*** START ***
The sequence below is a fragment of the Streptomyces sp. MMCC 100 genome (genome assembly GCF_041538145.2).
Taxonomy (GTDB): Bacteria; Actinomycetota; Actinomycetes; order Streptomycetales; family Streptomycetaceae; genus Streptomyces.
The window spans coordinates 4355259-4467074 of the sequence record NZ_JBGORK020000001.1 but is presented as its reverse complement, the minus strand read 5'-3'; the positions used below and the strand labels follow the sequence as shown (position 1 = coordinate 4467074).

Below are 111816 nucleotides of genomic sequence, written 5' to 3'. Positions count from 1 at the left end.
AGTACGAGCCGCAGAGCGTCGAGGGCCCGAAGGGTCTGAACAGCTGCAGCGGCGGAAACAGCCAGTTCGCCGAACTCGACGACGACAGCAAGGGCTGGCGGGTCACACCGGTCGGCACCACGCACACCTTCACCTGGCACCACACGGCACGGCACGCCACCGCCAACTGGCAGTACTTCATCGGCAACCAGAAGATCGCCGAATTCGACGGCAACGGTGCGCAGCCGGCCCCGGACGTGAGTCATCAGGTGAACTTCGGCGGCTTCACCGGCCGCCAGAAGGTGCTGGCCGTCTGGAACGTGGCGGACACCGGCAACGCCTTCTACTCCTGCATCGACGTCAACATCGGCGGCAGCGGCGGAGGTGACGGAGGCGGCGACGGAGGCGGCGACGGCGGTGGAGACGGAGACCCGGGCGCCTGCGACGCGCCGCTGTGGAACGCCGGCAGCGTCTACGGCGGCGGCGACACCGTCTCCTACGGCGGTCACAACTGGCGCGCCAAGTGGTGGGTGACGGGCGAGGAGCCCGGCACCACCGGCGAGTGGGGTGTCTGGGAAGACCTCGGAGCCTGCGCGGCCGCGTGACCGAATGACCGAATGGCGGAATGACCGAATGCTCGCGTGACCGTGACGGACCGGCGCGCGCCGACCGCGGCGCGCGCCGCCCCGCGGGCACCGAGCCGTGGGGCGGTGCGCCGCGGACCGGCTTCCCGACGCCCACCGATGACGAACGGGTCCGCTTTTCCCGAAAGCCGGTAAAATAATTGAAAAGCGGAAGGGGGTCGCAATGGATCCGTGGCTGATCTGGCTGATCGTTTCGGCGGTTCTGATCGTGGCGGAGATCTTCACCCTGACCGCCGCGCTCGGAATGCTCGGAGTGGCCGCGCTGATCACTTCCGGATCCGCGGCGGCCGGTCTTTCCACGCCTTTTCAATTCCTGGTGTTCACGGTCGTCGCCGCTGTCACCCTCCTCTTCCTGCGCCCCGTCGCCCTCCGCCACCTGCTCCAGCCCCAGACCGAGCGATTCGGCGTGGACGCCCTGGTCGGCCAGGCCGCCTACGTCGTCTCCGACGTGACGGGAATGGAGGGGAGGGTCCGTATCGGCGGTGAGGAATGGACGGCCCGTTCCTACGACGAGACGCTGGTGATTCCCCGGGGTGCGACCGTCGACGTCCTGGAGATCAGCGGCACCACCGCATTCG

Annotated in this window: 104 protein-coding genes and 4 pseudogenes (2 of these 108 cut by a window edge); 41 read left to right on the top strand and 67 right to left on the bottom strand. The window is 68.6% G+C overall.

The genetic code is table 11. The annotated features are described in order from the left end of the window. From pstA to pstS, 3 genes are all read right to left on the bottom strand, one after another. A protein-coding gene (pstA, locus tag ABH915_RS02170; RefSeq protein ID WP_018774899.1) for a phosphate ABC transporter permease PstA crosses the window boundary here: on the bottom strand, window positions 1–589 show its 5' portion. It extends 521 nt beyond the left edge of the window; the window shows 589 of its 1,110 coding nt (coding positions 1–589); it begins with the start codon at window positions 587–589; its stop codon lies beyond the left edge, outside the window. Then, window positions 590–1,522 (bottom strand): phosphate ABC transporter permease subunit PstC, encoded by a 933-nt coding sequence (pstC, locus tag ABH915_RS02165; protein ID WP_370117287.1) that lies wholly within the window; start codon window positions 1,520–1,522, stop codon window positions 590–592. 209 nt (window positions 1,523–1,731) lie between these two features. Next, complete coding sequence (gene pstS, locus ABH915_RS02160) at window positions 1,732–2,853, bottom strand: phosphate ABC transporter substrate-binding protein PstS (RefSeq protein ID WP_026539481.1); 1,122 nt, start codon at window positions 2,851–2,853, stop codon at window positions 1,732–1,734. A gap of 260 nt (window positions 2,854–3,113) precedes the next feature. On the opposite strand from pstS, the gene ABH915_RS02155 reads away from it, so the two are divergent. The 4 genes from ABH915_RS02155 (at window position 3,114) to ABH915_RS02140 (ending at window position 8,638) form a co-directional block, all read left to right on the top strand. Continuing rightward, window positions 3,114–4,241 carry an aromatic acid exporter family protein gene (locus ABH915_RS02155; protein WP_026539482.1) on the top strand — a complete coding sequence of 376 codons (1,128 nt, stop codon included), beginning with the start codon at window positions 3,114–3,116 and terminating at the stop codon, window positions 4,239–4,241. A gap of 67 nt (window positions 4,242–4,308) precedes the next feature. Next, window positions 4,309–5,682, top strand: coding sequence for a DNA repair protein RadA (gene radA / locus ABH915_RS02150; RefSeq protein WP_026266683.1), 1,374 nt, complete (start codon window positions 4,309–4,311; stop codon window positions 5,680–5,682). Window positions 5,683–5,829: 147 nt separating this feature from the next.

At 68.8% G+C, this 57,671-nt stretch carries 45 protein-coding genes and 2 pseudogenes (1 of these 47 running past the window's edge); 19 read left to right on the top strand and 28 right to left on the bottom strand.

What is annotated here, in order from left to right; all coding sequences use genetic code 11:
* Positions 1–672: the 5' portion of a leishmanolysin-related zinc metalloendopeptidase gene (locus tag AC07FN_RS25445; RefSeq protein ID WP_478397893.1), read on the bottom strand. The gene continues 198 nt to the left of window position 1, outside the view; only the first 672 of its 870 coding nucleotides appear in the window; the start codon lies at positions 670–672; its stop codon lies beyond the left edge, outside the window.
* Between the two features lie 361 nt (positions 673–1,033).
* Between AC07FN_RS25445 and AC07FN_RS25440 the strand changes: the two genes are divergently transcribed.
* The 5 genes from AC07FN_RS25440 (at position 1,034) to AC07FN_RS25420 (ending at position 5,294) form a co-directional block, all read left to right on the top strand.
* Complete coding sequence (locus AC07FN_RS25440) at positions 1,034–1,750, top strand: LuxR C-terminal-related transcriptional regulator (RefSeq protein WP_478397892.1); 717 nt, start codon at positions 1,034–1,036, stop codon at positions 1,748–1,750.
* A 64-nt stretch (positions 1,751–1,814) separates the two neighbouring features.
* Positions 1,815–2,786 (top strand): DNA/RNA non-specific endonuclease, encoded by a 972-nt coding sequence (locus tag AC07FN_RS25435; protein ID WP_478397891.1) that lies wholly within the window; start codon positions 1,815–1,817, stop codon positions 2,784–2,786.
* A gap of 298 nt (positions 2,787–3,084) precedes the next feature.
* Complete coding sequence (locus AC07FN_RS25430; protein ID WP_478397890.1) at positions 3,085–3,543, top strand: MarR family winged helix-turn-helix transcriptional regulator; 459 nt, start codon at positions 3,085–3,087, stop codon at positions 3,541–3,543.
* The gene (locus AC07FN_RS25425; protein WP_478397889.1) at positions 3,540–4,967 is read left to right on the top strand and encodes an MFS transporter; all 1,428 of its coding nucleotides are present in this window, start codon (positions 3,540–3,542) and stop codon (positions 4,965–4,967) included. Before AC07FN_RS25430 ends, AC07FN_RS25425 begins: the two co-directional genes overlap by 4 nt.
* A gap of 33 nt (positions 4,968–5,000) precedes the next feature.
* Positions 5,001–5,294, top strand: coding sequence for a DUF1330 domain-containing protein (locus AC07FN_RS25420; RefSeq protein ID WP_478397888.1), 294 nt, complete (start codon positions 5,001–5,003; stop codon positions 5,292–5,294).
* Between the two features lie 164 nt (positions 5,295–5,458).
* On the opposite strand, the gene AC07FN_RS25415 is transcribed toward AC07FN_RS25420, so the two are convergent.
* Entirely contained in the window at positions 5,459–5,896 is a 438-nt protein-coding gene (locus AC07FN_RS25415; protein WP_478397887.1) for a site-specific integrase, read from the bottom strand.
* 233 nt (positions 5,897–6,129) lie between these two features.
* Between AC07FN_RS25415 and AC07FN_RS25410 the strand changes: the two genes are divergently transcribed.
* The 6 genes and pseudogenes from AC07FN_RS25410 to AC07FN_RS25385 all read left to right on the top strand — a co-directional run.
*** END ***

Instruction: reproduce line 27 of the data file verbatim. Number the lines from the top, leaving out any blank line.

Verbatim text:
* The 6 genes and pseudogenes from AC07FN_RS25410 to AC07FN_RS25385 all read left to right on the top strand — a co-directional run.